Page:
ANO5 is highly expressed in human skeletal muscle, cardiac muscle, chondrocytes, and osteoblasts [16], and it was the first member of the anoctamin family reported to be associated with human diseases. Genetic defects in ANO5 were identified to be responsible for two types of autosomal recessive muscular dystrophies [19, 20, 25, 26, 40]. Furthermore, cardiac involvement was also reported in association with some ANO5-deficient patients [26, 28]. All these clinical studies support an essential role of ANO5 in the human musculoskeletal and cardiac systems. However, our present work using a reverse genetic approach demonstrates that Ano5 is dispensable in the striated muscles of mice, despite the high expression of Ano5 in the mouse skeletal muscles. The Ano5 KO allele lacks the first exon of Ano5 and its upstream region of about 1.6 kb, within which the promoter of the Ano5 gene is likely located. Consistently, the Ano5 transcripts were completely gone in the Ano5 KO mice, indicating these are authentic Ano5 KO mice.

The Ano5 KO mice did not display any obvious signs of muscular dystrophy as examined by various established methods. The muscle mass was not affected at 8 and 18 months in the absence of Ano5. The musculature was essentially indistinguishable between the KO and WT mice. Analysis of myofiber central nucleation showed a small, non-statistical increase in the quadriceps muscles up to 18 months of age in both WT and KO mice. Disruption of the membrane stability or the membrane repair capacity has been widely reported to be responsible for various types of muscular dystrophies [34, 38, 39]. However, the expression and localization of DGC components and dysferlin were unaltered in the KO mice. Moreover, no changes in regenerative ability were noted between WT and KO mice after an acute injury with cardiotoxin. In addition, the KO mice showed normal cardiac phenotype when compared to WT controls with no major differences in the thickness of the interventricular septum or cardiac functions. Following ISO challenge for 2 weeks, both KO and WT hearts developed left ventricular dilation similarly without significant difference between the two groups.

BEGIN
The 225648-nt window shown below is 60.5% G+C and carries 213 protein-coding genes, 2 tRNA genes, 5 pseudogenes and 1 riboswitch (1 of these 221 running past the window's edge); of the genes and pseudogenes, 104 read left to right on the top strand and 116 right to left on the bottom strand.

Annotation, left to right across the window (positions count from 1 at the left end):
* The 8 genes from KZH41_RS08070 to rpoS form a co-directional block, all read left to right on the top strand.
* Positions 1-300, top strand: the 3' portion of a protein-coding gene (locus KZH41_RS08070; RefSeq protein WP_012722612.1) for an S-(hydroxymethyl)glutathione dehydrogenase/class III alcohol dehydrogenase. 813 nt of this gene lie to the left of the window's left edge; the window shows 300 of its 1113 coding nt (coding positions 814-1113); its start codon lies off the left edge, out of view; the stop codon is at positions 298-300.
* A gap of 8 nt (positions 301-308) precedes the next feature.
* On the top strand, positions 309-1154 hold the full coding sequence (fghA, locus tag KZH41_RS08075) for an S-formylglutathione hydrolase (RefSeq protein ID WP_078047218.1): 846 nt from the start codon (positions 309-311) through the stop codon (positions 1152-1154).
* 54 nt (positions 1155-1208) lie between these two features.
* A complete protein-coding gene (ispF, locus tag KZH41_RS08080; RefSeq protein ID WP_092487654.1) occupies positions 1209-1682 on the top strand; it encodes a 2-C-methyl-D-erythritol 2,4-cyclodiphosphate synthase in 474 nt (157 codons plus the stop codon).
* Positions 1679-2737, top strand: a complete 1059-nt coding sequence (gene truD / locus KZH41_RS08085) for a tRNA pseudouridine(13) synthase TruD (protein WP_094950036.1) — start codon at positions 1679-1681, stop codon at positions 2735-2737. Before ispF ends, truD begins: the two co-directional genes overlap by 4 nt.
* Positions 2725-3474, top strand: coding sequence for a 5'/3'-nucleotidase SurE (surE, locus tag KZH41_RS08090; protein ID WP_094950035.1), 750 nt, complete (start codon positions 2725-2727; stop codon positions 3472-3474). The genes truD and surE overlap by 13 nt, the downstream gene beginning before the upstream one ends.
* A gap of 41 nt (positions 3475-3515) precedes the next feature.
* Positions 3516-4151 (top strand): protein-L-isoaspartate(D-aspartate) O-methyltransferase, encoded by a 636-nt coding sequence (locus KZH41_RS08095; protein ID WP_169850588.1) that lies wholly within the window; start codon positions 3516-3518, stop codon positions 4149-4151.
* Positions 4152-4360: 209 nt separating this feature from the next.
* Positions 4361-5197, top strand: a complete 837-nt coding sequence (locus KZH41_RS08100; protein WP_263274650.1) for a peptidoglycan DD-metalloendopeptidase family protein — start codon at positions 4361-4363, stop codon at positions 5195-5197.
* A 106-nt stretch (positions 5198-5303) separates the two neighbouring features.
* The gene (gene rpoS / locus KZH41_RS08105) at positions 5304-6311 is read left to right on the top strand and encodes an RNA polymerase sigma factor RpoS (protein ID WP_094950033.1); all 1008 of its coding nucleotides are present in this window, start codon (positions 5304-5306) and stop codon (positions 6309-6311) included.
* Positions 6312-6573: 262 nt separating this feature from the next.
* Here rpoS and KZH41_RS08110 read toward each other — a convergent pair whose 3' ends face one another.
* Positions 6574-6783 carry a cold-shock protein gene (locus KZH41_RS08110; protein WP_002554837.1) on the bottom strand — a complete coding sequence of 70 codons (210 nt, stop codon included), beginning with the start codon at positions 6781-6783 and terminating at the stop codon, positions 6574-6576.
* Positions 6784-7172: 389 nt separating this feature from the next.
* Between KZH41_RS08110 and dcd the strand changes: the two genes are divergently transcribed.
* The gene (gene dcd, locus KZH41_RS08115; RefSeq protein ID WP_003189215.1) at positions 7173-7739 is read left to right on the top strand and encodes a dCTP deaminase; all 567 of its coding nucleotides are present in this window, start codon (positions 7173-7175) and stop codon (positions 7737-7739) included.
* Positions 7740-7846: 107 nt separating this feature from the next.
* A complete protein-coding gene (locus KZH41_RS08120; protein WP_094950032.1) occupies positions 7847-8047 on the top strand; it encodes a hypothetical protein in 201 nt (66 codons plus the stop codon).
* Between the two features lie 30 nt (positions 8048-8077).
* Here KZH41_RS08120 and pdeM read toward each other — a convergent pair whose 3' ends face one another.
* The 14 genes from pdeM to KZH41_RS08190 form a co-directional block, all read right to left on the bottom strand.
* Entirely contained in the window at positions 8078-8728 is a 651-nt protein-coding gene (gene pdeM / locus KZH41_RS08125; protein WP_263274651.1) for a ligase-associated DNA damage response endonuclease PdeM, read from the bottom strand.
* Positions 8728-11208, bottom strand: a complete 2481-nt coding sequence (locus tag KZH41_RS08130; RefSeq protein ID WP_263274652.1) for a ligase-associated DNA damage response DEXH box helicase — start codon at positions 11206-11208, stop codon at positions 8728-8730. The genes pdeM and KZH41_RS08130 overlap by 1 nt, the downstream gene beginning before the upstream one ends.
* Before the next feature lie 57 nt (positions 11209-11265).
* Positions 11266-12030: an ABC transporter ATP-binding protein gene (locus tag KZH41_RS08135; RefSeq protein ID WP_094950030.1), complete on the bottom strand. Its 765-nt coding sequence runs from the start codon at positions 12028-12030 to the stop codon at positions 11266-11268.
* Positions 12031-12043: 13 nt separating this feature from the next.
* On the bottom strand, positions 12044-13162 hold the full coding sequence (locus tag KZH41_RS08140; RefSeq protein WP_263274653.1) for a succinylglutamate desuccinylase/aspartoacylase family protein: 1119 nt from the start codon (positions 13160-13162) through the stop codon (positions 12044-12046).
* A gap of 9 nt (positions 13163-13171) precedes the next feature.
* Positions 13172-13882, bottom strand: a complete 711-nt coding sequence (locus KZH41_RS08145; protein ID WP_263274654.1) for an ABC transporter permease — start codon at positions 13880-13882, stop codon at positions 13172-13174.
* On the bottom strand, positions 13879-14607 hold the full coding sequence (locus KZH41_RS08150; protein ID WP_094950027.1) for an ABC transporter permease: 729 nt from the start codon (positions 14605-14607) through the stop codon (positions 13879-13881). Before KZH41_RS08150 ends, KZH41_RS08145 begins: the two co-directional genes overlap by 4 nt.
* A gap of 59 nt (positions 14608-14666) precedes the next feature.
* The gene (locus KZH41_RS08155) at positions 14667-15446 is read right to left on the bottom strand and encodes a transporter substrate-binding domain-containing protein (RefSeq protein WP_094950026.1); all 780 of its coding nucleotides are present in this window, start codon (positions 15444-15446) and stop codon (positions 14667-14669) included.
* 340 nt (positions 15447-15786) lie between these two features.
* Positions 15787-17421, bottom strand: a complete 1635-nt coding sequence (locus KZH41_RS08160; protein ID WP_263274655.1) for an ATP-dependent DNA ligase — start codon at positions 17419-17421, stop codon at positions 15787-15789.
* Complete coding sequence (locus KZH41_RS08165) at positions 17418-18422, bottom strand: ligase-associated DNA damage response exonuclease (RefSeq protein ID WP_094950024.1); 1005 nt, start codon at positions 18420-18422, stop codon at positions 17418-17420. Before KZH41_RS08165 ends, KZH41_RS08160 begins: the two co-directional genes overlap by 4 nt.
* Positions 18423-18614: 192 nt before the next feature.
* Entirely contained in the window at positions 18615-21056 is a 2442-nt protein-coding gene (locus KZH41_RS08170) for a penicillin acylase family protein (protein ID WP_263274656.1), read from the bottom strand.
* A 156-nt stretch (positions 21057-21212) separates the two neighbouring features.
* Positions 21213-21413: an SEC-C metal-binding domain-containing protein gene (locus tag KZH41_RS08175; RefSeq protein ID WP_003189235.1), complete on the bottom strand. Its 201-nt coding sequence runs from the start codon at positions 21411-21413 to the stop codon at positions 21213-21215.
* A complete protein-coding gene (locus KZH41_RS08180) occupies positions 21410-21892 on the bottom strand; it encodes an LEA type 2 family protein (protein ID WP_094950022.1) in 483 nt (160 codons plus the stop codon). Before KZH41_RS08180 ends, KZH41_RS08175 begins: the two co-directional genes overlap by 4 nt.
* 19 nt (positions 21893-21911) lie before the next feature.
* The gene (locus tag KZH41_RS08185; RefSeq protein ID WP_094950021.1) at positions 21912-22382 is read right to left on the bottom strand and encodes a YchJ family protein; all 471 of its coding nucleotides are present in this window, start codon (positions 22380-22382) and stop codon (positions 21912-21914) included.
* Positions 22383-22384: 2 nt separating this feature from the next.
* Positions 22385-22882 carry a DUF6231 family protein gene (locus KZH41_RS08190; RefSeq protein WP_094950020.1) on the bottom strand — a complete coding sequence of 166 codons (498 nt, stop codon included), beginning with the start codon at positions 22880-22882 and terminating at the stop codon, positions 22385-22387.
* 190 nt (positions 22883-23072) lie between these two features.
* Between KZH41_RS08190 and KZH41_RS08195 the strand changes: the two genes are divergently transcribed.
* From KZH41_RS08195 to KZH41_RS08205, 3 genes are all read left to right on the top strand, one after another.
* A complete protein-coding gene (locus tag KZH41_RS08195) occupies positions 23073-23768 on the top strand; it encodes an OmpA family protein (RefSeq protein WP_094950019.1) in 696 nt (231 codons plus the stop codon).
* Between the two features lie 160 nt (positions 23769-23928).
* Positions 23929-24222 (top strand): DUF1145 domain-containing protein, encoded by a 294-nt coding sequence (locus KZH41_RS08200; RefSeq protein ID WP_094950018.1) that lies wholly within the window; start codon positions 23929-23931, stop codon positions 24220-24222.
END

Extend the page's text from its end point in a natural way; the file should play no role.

The lack of muscular dystrophy phenotype in our Ano5 KO mice is in sharp contrast to what has been reported in clinical studies. These results may cast uncertainty on the pathogenic role of human ANO5 mutations in muscular dystrophy. However, this is less likely for the following reasons. First, ANO5 was shown to be highly expressed in human skeletal and cardiac tissues [16]. Second, genetic mapping studies linked the ANO5 region to be responsible for LGMD2L and MMD3 patients, and mutations in ANO5 were also found in some of these patients [25, 43]. Third, muscular dystrophy with mutations in ANO5 appears to be one of the most common adult muscular dystrophies in Northern Europe [19, 40]. Fourth, the pathogenicity of the ANO5 mutations is supported by their recurrence in multiple unrelated patients and their segregation in affected family members [40].

The difference in mutation types might cause different phenotypic consequences. Previous clinical studies reported various mutation types including missense, frameshift, splice site, and nonsense mutations of ANO5 in the LGMD2L and MMD3 patients [19, 25, 40]. Such mutations may result in the expression of truncated or mutated versions of ANO5, which could be pathogenic. However, our study employed complete disruption of Ano5 transcription via insertion of a neomycin cassette into the first exon of Ano5. These KO mice would be spared from such pathogenic peptides and thus little phenotype would be presented. However, this possibility is low because the heterozygous parents of the ANO5-mutant patients were not reported to have the disease. Interestingly, dominant mutations of ANO5 were reported to cause GDD1 in humans [17], but so far, only recessive mutations in ANO5 were reported to cause muscular dystrophy. It is unclear whether the GDD1 patients display the muscular dystrophy phenotype or vice versa.